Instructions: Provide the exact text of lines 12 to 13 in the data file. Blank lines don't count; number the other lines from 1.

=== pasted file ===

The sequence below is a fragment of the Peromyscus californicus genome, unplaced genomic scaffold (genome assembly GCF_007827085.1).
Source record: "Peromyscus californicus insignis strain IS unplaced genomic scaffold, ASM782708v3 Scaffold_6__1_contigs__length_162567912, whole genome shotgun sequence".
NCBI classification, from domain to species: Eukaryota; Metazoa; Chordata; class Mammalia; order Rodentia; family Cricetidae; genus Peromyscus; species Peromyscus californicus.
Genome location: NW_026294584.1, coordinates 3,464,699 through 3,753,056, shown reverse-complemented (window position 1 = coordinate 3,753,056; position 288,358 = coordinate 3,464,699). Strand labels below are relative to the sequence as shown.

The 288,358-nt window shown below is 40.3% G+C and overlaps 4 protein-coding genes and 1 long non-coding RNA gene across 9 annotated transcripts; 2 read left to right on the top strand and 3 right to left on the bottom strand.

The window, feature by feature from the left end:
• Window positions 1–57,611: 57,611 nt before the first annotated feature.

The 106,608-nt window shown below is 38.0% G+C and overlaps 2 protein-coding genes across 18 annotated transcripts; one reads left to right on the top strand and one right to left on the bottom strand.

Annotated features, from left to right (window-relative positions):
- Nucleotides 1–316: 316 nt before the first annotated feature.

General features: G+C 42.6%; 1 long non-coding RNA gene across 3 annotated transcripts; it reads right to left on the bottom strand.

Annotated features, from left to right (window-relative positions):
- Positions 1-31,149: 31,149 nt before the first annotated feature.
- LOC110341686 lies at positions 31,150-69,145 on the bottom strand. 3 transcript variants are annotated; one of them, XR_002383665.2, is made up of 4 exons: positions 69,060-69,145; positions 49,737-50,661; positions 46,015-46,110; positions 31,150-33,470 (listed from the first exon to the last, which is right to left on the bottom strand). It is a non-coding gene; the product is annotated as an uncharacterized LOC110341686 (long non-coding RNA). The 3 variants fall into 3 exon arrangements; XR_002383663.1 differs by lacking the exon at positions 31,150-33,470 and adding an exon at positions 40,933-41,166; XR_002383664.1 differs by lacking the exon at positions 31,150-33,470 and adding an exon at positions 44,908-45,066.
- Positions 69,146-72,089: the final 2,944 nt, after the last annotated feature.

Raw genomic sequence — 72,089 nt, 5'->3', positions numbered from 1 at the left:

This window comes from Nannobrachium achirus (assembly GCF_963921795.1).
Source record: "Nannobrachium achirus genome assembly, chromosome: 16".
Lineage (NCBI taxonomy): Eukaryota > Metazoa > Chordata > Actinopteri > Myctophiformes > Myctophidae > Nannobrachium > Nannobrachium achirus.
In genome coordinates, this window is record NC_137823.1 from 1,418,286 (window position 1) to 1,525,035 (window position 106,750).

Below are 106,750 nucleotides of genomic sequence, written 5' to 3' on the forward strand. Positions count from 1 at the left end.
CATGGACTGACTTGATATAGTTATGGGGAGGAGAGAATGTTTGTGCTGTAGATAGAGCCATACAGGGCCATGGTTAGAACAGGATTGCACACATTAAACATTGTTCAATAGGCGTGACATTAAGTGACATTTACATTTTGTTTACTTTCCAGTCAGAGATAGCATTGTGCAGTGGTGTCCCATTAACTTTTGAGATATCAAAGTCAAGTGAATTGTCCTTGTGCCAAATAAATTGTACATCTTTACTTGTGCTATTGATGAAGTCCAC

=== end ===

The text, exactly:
Annotated features, from left to right (window-relative positions):
- Positions 1-31,149: 31,149 nt before the first annotated feature.